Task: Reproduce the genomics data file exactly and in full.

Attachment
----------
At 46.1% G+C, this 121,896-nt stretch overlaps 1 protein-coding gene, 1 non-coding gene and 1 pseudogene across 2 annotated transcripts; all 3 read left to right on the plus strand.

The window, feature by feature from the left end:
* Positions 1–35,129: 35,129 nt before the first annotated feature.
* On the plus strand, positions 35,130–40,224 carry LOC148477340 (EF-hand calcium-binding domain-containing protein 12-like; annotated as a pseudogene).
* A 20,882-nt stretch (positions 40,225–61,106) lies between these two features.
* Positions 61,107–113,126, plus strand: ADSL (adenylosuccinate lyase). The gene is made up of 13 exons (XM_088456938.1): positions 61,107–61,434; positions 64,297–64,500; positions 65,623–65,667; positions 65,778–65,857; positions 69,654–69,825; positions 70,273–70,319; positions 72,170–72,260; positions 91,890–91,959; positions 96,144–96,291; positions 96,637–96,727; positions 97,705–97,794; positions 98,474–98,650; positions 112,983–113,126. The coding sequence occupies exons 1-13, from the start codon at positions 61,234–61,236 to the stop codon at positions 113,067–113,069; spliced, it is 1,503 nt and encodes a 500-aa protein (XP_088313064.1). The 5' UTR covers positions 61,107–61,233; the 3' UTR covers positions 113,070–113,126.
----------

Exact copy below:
At 46.1% G+C, this 121,896-nt stretch overlaps 1 protein-coding gene, 1 non-coding gene and 1 pseudogene across 2 annotated transcripts; all 3 read left to right on the plus strand.

The window, feature by feature from the left end:
* Positions 1–35,129: 35,129 nt before the first annotated feature.
* On the plus strand, positions 35,130–40,224 carry LOC148477340 (EF-hand calcium-binding domain-containing protein 12-like; annotated as a pseudogene).
* A 20,882-nt stretch (positions 40,225–61,106) lies between these two features.
* Positions 61,107–113,126, plus strand: ADSL (adenylosuccinate lyase). The gene is made up of 13 exons (XM_088456938.1): positions 61,107–61,434; positions 64,297–64,500; positions 65,623–65,667; positions 65,778–65,857; positions 69,654–69,825; positions 70,273–70,319; positions 72,170–72,260; positions 91,890–91,959; positions 96,144–96,291; positions 96,637–96,727; positions 97,705–97,794; positions 98,474–98,650; positions 112,983–113,126. The coding sequence occupies exons 1-13, from the start codon at positions 61,234–61,236 to the stop codon at positions 113,067–113,069; spliced, it is 1,503 nt and encodes a 500-aa protein (XP_088313064.1). The 5' UTR covers positions 61,107–61,233; the 3' UTR covers positions 113,070–113,126.